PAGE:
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Data quality assurance is a collective term for the procedures that are used to maintain the integrity of data that is housed within various databases. Often, the process of maintaining data quality requires such tasks as removing obsolete information, cross-referencing relevant information found in different databases, and in general making sure there are no inconsistencies with the information found within a database or a set of databases. This type of data cleansing is an ongoing process that is considered a key element of efficient data administration.
Businesses of all types engage in the task of data quality assurance. Depending on the operating structure of the business, this may involve simply making sure the data stored in individual databases, such as sales database and the accounts receivables and payables, are up to date and accurate. At other times, the process of data quality assurance focuses on qualifying data before it is warehoused in some type of backup format, making sure that the warehoused data is complete and accurate as of the date that the storage process takes place.
The actual process of data quality assurance often focuses on identifying and correcting any discrepancies that may be present in the data maintained by a business or other organization. This type of data profiling would mean making sure that like data in one database was in harmony with the data found in another database. For example, proper data management would dictate that pricing extended to a particular customer should be the same in both the sales database and in the accounts receivable database. Doing so minimizes the potential of customers receiving inaccurate information regarding their current pricing structure when speaking with either the sales department or the accounting department.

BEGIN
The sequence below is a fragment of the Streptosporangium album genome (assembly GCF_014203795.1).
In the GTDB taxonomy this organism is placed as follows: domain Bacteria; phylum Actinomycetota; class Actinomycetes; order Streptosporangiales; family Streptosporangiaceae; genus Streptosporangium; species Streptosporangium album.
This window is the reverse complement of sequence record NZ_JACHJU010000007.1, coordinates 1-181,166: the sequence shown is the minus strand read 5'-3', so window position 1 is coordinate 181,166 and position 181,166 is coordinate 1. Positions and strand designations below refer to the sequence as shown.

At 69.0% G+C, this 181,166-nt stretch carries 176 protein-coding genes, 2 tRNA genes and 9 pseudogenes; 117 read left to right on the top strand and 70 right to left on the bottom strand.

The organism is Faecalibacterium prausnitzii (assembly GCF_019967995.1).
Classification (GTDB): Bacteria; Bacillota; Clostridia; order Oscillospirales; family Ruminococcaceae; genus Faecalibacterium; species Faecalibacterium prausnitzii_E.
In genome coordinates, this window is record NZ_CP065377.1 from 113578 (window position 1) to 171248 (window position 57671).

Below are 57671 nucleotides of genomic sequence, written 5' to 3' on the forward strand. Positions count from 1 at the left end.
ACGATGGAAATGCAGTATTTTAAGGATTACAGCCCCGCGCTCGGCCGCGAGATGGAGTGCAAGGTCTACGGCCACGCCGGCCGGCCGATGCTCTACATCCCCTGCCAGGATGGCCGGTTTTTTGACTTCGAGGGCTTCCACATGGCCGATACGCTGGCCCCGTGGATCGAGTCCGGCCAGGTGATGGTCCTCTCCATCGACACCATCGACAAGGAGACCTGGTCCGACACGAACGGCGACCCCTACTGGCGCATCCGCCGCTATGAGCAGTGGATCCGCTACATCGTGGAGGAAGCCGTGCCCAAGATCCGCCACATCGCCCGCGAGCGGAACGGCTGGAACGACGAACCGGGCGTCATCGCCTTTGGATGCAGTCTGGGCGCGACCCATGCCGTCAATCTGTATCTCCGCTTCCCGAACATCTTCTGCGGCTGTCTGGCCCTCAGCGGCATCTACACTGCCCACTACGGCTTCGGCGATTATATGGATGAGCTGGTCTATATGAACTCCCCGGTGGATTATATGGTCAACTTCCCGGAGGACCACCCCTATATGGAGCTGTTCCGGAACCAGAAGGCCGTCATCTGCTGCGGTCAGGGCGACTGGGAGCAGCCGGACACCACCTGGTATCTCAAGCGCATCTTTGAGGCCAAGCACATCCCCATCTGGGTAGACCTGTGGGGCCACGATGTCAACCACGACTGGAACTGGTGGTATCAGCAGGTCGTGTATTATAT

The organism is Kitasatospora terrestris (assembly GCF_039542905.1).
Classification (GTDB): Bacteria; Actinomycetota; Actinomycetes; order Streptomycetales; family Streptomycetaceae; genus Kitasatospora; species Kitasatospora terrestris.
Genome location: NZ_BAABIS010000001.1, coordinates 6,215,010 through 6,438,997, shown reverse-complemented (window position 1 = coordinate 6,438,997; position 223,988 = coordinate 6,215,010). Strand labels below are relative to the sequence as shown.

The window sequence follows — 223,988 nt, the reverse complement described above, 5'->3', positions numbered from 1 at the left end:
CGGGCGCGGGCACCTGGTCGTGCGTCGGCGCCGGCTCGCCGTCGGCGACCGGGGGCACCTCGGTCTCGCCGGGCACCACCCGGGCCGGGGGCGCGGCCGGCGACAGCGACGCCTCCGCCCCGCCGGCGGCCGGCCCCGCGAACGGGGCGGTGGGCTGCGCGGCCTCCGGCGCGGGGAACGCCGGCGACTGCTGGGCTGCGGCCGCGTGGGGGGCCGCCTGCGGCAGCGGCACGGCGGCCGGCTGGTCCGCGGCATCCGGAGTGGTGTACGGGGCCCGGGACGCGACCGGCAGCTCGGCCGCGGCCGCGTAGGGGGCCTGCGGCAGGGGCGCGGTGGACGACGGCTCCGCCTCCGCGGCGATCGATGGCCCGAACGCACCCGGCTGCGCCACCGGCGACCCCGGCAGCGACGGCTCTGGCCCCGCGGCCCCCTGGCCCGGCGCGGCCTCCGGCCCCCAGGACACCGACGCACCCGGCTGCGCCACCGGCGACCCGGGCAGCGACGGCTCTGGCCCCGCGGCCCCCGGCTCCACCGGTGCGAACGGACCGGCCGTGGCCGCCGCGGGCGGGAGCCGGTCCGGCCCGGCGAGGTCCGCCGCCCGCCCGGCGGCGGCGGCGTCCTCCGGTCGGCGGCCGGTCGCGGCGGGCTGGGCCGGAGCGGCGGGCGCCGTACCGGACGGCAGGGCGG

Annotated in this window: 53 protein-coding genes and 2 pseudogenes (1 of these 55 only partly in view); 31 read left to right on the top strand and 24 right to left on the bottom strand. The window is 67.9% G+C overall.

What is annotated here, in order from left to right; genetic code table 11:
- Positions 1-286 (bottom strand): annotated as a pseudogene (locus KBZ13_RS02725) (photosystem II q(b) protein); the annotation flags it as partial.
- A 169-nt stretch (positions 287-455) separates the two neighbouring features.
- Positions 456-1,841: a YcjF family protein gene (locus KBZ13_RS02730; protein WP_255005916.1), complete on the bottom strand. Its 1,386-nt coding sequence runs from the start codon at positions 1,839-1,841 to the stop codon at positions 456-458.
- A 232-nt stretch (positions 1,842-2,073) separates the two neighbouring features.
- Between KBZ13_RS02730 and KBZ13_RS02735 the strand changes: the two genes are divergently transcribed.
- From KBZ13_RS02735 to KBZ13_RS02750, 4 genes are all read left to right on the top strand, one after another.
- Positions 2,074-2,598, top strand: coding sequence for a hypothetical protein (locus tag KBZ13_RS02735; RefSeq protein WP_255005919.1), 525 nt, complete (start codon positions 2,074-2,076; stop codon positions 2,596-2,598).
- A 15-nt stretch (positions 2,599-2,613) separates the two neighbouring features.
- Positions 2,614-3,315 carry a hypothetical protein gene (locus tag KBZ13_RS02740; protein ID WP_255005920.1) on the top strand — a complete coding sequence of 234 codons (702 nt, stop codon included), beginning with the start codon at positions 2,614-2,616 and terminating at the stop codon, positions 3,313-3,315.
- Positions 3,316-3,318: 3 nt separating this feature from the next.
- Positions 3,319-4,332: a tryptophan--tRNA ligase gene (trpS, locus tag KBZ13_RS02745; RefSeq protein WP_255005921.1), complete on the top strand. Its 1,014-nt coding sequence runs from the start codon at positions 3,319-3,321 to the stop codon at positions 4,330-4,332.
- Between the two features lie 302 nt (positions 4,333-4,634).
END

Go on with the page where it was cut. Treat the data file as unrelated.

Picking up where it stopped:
In some cases, the process of data quality assurance involves converting data into some common format, so the information can be archived or warehoused. This is not uncommon with data like year-end payables and receivables. By reconciling the data before it is warehoused, the information provides a complete and accurate history for previous calendar years that can be accessed when and as necessary.
One of the side benefits of data quality assurance is that in the event of a systems crash, the qualified and archived data that is in storage can be used to partially reconstruct crucial databases. For example, if a company server crashes, the archived data saved on disks or even an online data storage site can be retrieved and loaded onto a new server. This leaves the task of reconstructing any data that was entered since the last systems save was performed, rather than having to reconstruct months of information from manual records or pay exorbitant amounts of money to have a data recovery service attempt to extract the data from the crashed server.
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